“You have to be very focused,” Caporale explains during our phone call. “Startups don’t have the budget, so you have to really spend time selecting which companies you want to target, and who you want to spend money on. At the beginning of the year, [for our own outreach], I selected 500 SaaS companies that matched our criteria. We’re very specific on what type of companies we target, not only size and location, but funding, the person’s role in the company, whether they have a head of demand generation or not. Are they using Marketo or HubSpot? We gather as many details as possible. Then create a very strong list of target accounts.” Once he has this list, he segments it by different personas and maps those accounts with the right decision-makers. He then focuses all the marketing spend and outreach efforts on that list of companies. “You’re going to need a target such as ‘by the end of the year, I want to engage at least 40% of the list.'”
Caporale’s model is to target companies across multiple channels at the same time. He uses email sequences, LinkedIn ads, Facebook ads, display ads and direct mail.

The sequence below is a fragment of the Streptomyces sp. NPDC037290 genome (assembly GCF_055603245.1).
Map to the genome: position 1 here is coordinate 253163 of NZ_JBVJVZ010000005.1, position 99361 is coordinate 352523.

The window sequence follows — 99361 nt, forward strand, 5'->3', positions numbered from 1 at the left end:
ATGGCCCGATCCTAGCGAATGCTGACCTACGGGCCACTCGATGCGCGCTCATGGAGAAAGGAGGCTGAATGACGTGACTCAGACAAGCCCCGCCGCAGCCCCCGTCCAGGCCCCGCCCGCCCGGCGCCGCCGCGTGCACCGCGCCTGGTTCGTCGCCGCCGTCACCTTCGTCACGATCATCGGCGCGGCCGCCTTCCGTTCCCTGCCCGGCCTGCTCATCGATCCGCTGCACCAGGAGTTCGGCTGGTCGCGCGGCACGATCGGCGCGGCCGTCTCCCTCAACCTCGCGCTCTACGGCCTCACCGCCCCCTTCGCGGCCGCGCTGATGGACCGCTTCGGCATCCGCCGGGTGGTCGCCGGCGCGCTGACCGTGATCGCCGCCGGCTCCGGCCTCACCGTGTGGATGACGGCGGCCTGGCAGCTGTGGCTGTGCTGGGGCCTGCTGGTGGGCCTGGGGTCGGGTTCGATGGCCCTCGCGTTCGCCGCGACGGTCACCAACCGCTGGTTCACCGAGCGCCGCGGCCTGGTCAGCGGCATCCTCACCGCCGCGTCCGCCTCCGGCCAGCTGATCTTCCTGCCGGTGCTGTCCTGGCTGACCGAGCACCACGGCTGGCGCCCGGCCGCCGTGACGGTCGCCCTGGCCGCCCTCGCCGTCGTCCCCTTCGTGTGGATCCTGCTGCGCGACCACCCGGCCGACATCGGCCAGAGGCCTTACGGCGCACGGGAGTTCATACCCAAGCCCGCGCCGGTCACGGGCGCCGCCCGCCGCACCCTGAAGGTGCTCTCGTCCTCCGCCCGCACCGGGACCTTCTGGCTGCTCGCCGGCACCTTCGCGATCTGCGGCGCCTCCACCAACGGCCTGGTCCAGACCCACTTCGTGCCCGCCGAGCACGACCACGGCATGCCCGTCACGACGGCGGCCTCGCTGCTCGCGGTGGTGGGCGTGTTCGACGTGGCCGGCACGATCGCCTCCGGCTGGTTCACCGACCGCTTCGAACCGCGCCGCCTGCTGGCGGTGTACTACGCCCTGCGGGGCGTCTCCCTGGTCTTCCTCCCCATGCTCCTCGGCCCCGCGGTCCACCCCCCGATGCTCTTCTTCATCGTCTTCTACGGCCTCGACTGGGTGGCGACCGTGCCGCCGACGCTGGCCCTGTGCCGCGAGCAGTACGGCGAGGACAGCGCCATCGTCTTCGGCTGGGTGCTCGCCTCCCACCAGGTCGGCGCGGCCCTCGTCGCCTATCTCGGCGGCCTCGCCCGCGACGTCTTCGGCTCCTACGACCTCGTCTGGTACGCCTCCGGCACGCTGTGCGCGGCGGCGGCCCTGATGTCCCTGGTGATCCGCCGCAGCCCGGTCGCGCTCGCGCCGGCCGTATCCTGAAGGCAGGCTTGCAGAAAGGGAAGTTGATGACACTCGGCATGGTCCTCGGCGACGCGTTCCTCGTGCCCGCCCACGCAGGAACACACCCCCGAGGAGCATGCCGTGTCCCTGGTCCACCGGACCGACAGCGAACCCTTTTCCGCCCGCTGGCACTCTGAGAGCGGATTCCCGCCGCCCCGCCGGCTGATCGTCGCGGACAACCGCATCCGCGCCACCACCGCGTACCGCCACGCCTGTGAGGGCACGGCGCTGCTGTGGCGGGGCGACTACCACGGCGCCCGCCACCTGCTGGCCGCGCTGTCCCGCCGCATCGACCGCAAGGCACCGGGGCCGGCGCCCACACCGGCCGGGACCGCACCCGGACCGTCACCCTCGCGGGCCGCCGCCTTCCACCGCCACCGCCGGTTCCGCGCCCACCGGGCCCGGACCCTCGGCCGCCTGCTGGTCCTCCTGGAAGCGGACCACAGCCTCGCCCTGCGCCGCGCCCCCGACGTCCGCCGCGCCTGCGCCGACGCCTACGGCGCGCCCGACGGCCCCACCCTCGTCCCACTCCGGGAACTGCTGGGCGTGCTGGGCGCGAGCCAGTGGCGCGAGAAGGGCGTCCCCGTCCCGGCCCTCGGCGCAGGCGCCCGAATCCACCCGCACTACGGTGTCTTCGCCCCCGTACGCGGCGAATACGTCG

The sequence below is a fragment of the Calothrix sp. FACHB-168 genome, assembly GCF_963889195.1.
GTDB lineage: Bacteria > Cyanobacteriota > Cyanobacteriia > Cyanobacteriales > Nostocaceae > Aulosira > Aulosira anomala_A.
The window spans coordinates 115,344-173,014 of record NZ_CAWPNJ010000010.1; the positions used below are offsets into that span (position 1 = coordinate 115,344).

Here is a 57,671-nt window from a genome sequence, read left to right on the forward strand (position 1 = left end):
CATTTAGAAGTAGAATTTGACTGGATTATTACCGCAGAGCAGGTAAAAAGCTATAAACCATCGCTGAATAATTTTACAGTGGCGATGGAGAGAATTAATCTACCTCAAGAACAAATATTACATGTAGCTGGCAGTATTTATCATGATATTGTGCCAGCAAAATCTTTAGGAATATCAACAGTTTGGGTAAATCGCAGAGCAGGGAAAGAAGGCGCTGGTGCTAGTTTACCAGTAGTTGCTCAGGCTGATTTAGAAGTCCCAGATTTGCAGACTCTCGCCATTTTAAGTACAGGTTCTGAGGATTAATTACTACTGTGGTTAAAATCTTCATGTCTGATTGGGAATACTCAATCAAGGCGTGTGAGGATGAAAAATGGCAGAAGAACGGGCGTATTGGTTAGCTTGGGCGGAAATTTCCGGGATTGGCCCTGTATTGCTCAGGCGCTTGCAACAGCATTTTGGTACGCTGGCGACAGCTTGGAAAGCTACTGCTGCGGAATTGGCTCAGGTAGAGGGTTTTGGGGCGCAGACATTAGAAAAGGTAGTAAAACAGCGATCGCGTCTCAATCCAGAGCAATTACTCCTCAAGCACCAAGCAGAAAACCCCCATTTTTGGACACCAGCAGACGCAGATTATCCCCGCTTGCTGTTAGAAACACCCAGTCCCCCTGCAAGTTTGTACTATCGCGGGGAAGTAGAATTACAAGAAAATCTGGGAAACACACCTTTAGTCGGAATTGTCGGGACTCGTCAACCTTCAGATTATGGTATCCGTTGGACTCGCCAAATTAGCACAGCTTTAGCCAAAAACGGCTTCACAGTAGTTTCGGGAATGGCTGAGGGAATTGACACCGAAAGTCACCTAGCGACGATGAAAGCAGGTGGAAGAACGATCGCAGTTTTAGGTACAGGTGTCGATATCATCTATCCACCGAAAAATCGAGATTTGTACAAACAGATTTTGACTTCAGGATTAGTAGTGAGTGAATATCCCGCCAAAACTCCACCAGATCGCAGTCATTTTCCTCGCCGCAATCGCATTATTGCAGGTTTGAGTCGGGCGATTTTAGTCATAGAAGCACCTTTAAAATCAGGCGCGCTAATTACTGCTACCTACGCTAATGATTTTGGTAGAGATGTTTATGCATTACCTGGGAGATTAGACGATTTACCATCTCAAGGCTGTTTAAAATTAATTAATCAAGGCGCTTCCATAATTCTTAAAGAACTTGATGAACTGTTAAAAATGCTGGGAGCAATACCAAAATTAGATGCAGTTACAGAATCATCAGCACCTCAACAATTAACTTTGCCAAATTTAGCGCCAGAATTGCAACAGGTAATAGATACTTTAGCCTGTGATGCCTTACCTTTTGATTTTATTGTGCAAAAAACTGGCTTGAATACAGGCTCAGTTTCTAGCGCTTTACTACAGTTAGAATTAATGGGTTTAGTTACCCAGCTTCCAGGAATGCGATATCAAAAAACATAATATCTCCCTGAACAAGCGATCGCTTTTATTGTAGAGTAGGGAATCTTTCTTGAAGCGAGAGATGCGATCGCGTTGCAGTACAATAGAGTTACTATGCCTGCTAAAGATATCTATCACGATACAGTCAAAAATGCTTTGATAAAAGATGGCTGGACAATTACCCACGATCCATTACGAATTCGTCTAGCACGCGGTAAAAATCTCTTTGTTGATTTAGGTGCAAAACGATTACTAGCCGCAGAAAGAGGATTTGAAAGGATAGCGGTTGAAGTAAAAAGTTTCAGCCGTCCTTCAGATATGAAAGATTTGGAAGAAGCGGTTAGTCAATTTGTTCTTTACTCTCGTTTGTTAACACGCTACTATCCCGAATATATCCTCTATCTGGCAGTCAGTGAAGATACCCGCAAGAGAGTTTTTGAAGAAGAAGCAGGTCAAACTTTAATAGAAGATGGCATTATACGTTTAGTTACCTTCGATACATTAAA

“It’s no secret, but direct mail was our key weapon because we found that it works extremely well. We send nice, branded gift boxes with different creative things, different items to give away. We sent poker cards and poker chips that said, ‘don’t gamble with your demand generation.'”
These tactics have paid off. A senior figure at Footlocker once got in touch to request a demo, saying they’d never heard of SaaSMQL ‘but started seeing them everywhere.’ They then received their care package and knew they had to get in touch.
The Key to Scaling Is Paid Acquisition
Many companies that Caporale spoke with had the same problem when it came to lead generation. They were relying on organic lead sources. “They’re just not used to spending on paid acquisition. When I ask, what’s your customer acquisition costs? They say, ‘Oh, we spend zero.’ Maybe because they got a lot of customers from referral traffic, they think this is the way to keep growing, but the key to scaling is to figure out paid acquisition. Free stuff isn’t scalable. When you figure out paid, and once you can spend $1 and get $5 back, that’s when you can scale up.”